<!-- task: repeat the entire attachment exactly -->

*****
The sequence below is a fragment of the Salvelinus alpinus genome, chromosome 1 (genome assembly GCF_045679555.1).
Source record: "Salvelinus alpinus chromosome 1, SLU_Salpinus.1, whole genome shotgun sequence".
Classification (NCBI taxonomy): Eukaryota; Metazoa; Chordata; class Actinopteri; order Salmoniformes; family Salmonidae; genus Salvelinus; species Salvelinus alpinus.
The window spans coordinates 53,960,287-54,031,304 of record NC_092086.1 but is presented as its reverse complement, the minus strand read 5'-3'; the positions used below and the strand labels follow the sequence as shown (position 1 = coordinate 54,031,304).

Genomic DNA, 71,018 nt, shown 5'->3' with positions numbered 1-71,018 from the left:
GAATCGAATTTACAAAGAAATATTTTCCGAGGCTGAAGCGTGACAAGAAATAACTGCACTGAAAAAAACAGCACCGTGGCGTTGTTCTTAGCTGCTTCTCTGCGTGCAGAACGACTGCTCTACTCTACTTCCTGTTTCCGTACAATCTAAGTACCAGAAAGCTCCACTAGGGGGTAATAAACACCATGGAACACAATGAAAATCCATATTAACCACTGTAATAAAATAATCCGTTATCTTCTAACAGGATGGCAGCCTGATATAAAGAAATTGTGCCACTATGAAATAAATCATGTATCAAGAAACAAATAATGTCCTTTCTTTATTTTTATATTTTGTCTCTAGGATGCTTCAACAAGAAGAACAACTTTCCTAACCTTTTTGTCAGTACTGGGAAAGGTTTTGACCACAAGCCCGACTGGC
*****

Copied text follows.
The sequence below is a fragment of the Salvelinus alpinus genome, chromosome 1 (genome assembly GCF_045679555.1).
Source record: "Salvelinus alpinus chromosome 1, SLU_Salpinus.1, whole genome shotgun sequence".
Classification (NCBI taxonomy): Eukaryota; Metazoa; Chordata; class Actinopteri; order Salmoniformes; family Salmonidae; genus Salvelinus; species Salvelinus alpinus.
The window spans coordinates 53,960,287-54,031,304 of record NC_092086.1 but is presented as its reverse complement, the minus strand read 5'-3'; the positions used below and the strand labels follow the sequence as shown (position 1 = coordinate 54,031,304).

Genomic DNA, 71,018 nt, shown 5'->3' with positions numbered 1-71,018 from the left:
GAATCGAATTTACAAAGAAATATTTTCCGAGGCTGAAGCGTGACAAGAAATAACTGCACTGAAAAAAACAGCACCGTGGCGTTGTTCTTAGCTGCTTCTCTGCGTGCAGAACGACTGCTCTACTCTACTTCCTGTTTCCGTACAATCTAAGTACCAGAAAGCTCCACTAGGGGGTAATAAACACCATGGAACACAATGAAAATCCATATTAACCACTGTAATAAAATAATCCGTTATCTTCTAACAGGATGGCAGCCTGATATAAAGAAATTGTGCCACTATGAAATAAATCATGTATCAAGAAACAAATAATGTCCTTTCTTTATTTTTATATTTTGTCTCTAGGATGCTTCAACAAGAAGAACAACTTTCCTAACCTTTTTGTCAGTACTGGGAAAGGTTTTGACCACAAGCCCGACTGGC